The Power of Less – Policy on Waste in Wales

I had a most heartening morning at the well attended Policy on Waste in Wales forum today (which I as usual gatecrashed as I’m not about to pay £200 for the pleasure of having my own policies talked back to me). All those years of going to these things and asking the awkward questions seems to have paid off. This was evident in that a lot of people called me by name, and yes I did still ask awkward questions, but there were not so many of them as before. Policy makers are now thoroughly convinced of the necessity for a circular economy (or closed loop system). Of note was the humanising of waste systems – with an extra 4000 jobs in the pipeline and 30,000 jobs in the ultimate Welsh circular economy, the fact that politics is holding back investment and that waste regulation assumes that waste has no value -which of course is a ludicrous concept. On a planet with finite resources everything has a value. Importantly it became clear that waste – on any level – is a failure of imagination.

Re-manufacturing was a big subject, abolishing built in obsolescence and increasing producer responsibility in manufacture, particularly in packaging is finally acceptable.

To hear more than one speaker talking about getting us to a one planet economy by 2050 was music to my ears, so the intention is there even if the framework needs much to be desired. There was much dependence on the Well Being of Future Generations Act, to sort things out. I hope it does, but am not optimistic on this particular point.

Today, we definitely talked the talk. I hope that tomorrow we will walk the walk.

Finally a word on gender balance. It was stunningly even. This is the first time I have been to a Policy seminar which was not criminally overwhelmed by men in suits. I have to wonder if this is a true sign of changing times, or whether the subject matter of waste and all the implications arising from abolishing it, has touched the imagination of the female of the species, and spurred them to take part for the common good. The panels weren’t quite gender balanced, but I get the feeling we are at last on the way to equal representation in all strata of society.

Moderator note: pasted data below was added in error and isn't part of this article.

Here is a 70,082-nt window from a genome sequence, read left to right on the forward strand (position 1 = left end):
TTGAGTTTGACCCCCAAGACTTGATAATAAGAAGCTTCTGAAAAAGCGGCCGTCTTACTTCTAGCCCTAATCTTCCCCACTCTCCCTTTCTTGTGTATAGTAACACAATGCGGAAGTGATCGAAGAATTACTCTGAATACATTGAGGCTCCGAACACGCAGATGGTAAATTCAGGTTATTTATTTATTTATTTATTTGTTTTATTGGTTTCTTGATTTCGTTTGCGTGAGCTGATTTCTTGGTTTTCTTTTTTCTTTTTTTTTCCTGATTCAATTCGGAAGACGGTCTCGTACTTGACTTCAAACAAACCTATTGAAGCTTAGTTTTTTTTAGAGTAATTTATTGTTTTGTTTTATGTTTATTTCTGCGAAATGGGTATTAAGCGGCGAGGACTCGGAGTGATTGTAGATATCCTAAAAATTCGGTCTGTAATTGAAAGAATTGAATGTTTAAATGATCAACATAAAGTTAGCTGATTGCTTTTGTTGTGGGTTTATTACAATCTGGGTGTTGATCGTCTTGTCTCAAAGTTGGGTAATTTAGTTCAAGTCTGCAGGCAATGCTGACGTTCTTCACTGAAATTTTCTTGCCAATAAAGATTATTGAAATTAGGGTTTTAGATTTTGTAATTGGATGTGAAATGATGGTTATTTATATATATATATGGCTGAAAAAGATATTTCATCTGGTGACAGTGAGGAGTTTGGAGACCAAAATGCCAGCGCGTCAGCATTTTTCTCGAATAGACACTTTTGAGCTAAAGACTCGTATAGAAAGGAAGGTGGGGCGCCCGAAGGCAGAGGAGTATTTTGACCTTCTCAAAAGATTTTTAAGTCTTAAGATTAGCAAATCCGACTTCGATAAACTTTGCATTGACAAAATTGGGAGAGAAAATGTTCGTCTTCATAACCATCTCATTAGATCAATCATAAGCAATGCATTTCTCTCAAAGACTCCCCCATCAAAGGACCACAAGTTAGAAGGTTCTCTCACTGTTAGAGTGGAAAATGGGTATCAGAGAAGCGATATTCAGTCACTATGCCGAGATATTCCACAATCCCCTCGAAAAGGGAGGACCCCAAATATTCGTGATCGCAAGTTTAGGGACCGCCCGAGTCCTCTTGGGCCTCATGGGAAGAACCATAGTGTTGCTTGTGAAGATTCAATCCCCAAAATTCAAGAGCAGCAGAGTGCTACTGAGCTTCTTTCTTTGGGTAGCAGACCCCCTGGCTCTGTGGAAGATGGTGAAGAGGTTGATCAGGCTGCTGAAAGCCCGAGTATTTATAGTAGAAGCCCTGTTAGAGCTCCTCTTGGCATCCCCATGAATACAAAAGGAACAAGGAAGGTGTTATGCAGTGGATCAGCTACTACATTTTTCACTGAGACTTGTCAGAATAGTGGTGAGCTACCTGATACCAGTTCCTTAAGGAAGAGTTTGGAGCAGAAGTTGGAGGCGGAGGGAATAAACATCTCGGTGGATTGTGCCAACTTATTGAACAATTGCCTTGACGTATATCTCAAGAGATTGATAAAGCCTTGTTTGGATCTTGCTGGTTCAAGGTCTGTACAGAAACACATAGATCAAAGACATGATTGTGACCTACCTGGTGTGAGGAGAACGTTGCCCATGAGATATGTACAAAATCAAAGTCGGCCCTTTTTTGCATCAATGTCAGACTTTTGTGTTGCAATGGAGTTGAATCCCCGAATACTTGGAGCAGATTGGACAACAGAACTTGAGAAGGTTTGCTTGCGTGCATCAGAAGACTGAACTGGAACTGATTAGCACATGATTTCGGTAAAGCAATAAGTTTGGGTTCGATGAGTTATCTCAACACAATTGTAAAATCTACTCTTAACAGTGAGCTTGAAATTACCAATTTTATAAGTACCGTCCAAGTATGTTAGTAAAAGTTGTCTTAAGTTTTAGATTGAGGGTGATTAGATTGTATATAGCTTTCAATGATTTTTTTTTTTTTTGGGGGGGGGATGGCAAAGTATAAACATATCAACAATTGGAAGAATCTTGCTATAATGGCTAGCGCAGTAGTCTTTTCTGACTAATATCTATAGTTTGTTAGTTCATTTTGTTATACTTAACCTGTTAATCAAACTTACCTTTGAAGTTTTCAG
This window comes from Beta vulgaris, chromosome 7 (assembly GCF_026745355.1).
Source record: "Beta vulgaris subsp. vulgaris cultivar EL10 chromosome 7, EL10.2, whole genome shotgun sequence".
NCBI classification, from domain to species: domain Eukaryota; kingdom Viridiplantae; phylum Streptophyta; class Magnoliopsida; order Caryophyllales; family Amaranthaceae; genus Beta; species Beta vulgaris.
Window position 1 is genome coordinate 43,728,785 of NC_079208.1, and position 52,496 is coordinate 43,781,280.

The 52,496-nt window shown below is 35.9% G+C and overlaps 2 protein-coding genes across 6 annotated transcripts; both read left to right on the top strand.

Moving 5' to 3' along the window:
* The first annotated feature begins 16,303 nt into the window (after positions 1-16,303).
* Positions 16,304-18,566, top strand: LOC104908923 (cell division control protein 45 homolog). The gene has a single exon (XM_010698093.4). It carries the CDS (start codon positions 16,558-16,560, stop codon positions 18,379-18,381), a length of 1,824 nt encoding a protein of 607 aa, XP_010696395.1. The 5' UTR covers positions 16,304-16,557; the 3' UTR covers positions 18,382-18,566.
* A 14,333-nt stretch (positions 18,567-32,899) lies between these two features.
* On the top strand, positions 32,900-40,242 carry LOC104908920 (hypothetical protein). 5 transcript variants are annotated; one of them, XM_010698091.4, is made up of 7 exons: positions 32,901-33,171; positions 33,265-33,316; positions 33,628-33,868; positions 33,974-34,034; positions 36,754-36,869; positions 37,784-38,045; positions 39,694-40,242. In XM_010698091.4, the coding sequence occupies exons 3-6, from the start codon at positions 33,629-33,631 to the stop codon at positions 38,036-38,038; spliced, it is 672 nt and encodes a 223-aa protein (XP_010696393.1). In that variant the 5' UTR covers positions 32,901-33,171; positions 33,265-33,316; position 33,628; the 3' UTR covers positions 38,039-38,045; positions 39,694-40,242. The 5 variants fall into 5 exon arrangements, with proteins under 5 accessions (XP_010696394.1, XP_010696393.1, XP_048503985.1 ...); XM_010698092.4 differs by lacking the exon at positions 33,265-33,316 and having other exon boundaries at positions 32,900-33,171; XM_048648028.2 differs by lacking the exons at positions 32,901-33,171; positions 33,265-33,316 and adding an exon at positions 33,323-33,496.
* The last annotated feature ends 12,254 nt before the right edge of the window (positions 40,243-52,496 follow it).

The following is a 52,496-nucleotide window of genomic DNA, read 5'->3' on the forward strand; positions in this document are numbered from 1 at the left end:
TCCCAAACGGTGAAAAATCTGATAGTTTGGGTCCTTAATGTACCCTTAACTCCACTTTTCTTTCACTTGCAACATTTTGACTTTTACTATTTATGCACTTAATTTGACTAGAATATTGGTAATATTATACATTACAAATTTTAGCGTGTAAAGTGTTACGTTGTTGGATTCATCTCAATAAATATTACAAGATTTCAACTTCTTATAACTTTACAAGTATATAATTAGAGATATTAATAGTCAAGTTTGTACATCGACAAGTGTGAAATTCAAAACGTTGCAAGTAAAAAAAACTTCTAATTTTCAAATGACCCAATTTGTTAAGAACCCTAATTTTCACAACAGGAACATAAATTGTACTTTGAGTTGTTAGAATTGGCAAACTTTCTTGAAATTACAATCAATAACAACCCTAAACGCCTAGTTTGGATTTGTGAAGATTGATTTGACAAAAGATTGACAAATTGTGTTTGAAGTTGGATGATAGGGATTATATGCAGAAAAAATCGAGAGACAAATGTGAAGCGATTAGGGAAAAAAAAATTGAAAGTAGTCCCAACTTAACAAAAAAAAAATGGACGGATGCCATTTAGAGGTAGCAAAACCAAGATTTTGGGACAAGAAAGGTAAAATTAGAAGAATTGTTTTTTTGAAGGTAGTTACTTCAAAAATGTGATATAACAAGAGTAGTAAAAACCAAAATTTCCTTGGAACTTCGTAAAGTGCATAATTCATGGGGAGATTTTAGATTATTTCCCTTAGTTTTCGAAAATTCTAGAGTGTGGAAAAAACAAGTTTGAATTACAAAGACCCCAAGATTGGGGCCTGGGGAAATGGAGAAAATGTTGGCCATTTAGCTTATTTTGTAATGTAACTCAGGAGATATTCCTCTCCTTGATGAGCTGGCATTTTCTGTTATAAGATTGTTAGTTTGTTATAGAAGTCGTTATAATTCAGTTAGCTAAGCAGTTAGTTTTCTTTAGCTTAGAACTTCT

So congratulations to the organisers for bringing me a Green morning in every way.

Letter to the Planning Inspectorate regarding Rhiw Las One Planet Development

Dear Madam or Sir,

We would like to see the Planning Officer’s recommendation of approval for this project upheld in line with the laudable One Planet Development (OPD) planning policy, the criteria of which the Rhiw Las development certainly meets.

The trend for truly sustainable zero carbon dwellings must be encouraged if Wales is to meet its carbon reduction targets of 40% by 2020. Connecting to a low carbon lifestyle will not be an easy cultural shift, and we need trailblazers to show us the way through innovation, reinvention of old methodologies, and the training of those who will inevitably follow in their footsteps.

The Rhiw Las project will improve the environmental quality of the site as it transitions from low quality grazing to a rich and diverse mix of orchards and horticulture free from artificial pesticides and fertilizers. It will also provide a rare haven for our beleaguered pollinators.

If the Well Being of Future Generations Act is to be taken at all seriously, Wales must transform its agricultural outlook away from monoculture land use and toxic chemical interventions. We need to address the malady of normalisation of poor land husbandry and chemical spraying in favour of a more organic approach.

Fifty years ago we were organic by default, now it seems as though we are toxic by default, whilst to gain organic certification can take 4 years. Surely it should be the other way round, with the use of unnatural pesticides, herbicides and fertilisers needing to go through stringent legal hoops, and the organic methods returning to their rightful default criteria.

It is therefore most concerning that a true One Planet Development has been rejected, whilst vast housing estates of low building and environmental standards are encouraged.

We trust the Planning Inspectorate will share our concerns, and the inevitable concerns of generations to come, who will not thank us for discouraging this type of small development. We trust that the recommendations of the Carmarthenshire planning officers will be upheld.